The Need for Some Agreement Before Debating Proposals to Address the “Replicability Crisis”

“For a debate to proceed, both teams need a clear understanding of what the motion means. This requires the motion to be ‘defined’ so that everyone (audience and adjudicators included) knows what is being debated. Problems arise if the two teams present different understandings of the meaning of the motion. This can result in a ‘definition debate’, where the focus of the debate becomes the meaning of the words in the motion, rather than the motion itself. Interaction and clash between the two teams concentrates on whose definition is correct, rather than the issues raised by the motion. Definition debates should be avoided wherever possible. They make a mockery of what debating seeks to achieve.” (Stockley, 2002)

One debate occurring across many scientific disciplines, including my own (social psychology), focuses on what should be done, if anything, to deal with the “replicability crisis” (i.e., the apparent inability of some study findings to be directly replicated within and across labs). As suggested by Stockley in the quote above, for a proper debate on the “replicability crisis” (i.e., the motion) to ensue, participants need to agree on some basic facts surrounding the issue being discussed. Only then can the strength of arguments for or against various propositions for resolving the issue be evaluated.

In the current “replicability crisis”, what are some facts we can all agree upon when debating resolutions? From my own reading the past few years, here are a few things that seem fairly straightforward for our field to agree on that have the potential to be problematic for the reliability of published research findings:

1) In a series of simulations, Colquhoun (2014) demonstrated that “…if you use p = .05 as a criterion for claiming that you have discovered an effect you will make a fool of yourself at least 30% of the time.” (p. 11). Stated differently, approximately 30% of statistical analyses will yield statistically significant findings (p ≤ .05) when in fact no effect truly exists (false positives, or Type I error), a rate much higher than the typically accepted rate of 5%. I direct readers to Colquhoun’s paper, published in an open access journal (citation information below), to verify these claims. Ioannidis (2005) made similar arguments.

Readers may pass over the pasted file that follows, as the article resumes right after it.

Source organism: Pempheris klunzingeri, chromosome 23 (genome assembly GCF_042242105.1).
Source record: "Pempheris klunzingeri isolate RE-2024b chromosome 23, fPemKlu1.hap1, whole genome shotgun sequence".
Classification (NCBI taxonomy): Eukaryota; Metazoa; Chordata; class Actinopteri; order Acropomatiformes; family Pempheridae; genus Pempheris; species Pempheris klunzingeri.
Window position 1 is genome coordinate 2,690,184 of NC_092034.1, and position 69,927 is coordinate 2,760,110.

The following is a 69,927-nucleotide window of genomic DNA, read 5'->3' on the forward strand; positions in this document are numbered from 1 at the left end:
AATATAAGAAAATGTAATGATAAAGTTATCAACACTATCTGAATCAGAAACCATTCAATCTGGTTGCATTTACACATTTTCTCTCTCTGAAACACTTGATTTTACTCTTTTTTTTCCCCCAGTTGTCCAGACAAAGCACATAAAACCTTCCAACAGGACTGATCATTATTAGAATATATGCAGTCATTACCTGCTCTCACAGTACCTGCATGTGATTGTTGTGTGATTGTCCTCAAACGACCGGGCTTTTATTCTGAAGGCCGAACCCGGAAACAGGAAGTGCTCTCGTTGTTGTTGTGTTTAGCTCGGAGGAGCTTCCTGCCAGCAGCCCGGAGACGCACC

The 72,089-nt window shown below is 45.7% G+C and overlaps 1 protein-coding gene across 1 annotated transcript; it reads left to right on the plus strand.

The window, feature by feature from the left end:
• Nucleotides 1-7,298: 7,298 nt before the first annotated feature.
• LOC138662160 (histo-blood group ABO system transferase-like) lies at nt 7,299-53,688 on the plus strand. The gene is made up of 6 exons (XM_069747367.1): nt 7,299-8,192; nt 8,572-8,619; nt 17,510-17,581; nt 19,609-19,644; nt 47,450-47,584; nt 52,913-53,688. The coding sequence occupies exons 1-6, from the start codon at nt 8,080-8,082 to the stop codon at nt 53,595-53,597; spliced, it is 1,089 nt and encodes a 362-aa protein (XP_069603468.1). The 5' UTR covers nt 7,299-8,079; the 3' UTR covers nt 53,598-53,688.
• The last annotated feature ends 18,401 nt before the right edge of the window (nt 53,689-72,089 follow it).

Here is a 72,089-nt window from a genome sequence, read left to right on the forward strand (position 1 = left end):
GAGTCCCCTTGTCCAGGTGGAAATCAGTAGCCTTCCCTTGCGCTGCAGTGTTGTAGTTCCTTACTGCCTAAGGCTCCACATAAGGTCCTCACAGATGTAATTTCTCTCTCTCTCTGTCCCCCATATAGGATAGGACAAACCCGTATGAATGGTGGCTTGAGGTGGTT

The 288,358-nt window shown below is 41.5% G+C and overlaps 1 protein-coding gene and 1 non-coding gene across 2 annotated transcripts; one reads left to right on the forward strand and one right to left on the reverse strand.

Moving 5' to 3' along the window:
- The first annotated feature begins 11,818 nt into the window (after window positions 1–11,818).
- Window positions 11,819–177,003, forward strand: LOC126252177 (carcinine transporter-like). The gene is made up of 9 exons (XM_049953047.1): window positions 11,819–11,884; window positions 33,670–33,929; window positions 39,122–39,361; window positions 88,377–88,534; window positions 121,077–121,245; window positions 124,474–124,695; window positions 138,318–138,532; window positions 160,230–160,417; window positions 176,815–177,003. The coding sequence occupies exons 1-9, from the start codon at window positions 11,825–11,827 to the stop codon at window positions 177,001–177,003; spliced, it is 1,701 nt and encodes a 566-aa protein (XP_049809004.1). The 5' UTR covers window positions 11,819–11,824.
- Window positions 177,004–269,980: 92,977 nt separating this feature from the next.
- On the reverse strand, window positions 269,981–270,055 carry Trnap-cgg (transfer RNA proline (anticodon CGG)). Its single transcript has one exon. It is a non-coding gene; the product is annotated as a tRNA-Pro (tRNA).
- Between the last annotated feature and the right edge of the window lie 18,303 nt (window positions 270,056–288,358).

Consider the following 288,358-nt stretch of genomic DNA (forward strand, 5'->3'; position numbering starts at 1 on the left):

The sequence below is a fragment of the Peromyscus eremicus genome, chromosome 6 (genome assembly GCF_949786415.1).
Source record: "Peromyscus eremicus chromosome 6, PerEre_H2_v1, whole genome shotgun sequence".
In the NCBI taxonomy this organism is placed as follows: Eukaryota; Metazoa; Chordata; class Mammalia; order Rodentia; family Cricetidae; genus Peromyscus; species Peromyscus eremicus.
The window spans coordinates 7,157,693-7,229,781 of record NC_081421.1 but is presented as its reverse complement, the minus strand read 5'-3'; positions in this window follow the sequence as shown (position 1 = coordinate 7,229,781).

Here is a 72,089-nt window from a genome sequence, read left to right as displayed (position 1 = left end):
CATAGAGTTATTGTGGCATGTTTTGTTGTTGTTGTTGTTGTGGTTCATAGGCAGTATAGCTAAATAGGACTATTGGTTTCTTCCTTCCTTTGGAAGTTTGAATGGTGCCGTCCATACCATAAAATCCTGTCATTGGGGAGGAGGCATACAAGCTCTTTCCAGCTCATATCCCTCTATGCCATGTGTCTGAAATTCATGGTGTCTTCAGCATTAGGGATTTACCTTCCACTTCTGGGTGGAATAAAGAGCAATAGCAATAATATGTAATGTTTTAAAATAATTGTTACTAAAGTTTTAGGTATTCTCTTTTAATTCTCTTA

2) The overwhelming majority of published research papers contain statistically significant results — well over 90% of all presented findings are statistically significant, whereas very few papers publish non-significant findings (Fanelli, 2010; Sterling, 1959; Sterling, Rosebaum, & Weinkam, 1995).

3) Considering the two previous points in concert, it is undeniable that a non-trivial amount of published research findings are false-positives. Given that very few non-significant findings are published, the rate of false negatives (or claims of no effect when an effect truly exists) in the published literature is therefore very low in comparison.

The first point is based on large scale simulations using the types of statistical tests our field typically employs, and the second point is based on observations of actual published research in our journals. The third point represents a logical conclusion obtained by pairing the first two points. There are other important issues related to the “replicability crisis”, such as the use of questionable research practices to obtain p values at or below the accepted threshold of .05, but it is difficult to ascertain the prevalence of these practices and I will not include them on this list.

If we agree that presently a non-trivial amount of published research findings are false-positives for the reasons discussed above, we can then debate the merits of different proposal to address this issue. But, if there is disagreement among participants in this debate on the relative amount of published research that contain false positives, then it becomes very difficult to evaluate the strength of different arguments put forward because the arguments are not discussing the issue at hand but rather the definition of the motion. And if we simply keep debating the definition of the motion (i.e., the prevalence of false positives in the literature), then it is difficult to envision any proposal on how to address this issue receiving a critical mass of support within the field. It may also be the case that as a field we would be making “…a mockery of what debating seeks to achieve”.